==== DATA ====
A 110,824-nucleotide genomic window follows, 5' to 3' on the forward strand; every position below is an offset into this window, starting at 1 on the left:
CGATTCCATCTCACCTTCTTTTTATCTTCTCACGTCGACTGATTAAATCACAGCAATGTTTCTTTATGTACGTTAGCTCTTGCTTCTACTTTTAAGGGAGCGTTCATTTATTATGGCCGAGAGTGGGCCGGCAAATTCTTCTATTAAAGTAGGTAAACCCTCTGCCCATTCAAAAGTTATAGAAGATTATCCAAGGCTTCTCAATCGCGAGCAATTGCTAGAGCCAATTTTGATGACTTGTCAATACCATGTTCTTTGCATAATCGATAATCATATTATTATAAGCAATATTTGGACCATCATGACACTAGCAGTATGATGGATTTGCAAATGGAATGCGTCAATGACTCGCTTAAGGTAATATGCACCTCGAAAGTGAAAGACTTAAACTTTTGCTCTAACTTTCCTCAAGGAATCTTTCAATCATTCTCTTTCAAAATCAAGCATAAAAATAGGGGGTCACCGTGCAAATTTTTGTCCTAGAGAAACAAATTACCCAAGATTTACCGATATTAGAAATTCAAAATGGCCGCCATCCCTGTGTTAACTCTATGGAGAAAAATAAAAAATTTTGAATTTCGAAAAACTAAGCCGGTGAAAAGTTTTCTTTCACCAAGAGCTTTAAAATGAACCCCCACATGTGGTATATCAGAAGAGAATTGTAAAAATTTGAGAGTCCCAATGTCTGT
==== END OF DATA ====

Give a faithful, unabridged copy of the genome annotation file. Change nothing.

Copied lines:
A 110,824-nucleotide genomic window follows, 5' to 3' on the forward strand; every position below is an offset into this window, starting at 1 on the left:
CGATTCCATCTCACCTTCTTTTTATCTTCTCACGTCGACTGATTAAATCACAGCAATGTTTCTTTATGTACGTTAGCTCTTGCTTCTACTTTTAAGGGAGCGTTCATTTATTATGGCCGAGAGTGGGCCGGCAAATTCTTCTATTAAAGTAGGTAAACCCTCTGCCCATTCAAAAGTTATAGAAGATTATCCAAGGCTTCTCAATCGCGAGCAATTGCTAGAGCCAATTTTGATGACTTGTCAATACCATGTTCTTTGCATAATCGATAATCATATTATTATAAGCAATATTTGGACCATCATGACACTAGCAGTATGATGGATTTGCAAATGGAATGCGTCAATGACTCGCTTAAGGTAATATGCACCTCGAAAGTGAAAGACTTAAACTTTTGCTCTAACTTTCCTCAAGGAATCTTTCAATCATTCTCTTTCAAAATCAAGCATAAAAATAGGGGGTCACCGTGCAAATTTTTGTCCTAGAGAAACAAATTACCCAAGATTTACCGATATTAGAAATTCAAAATGGCCGCCATCCCTGTGTTAACTCTATGGAGAAAAATAAAAAATTTTGAATTTCGAAAAACTAAGCCGGTGAAAAGTTTTCTTTCACCAAGAGCTTTAAAATGAACCCCCACATGTGGTATATCAGAAGAGAATTGTAAAAATTTGAGAGTCCCAATGTCTGT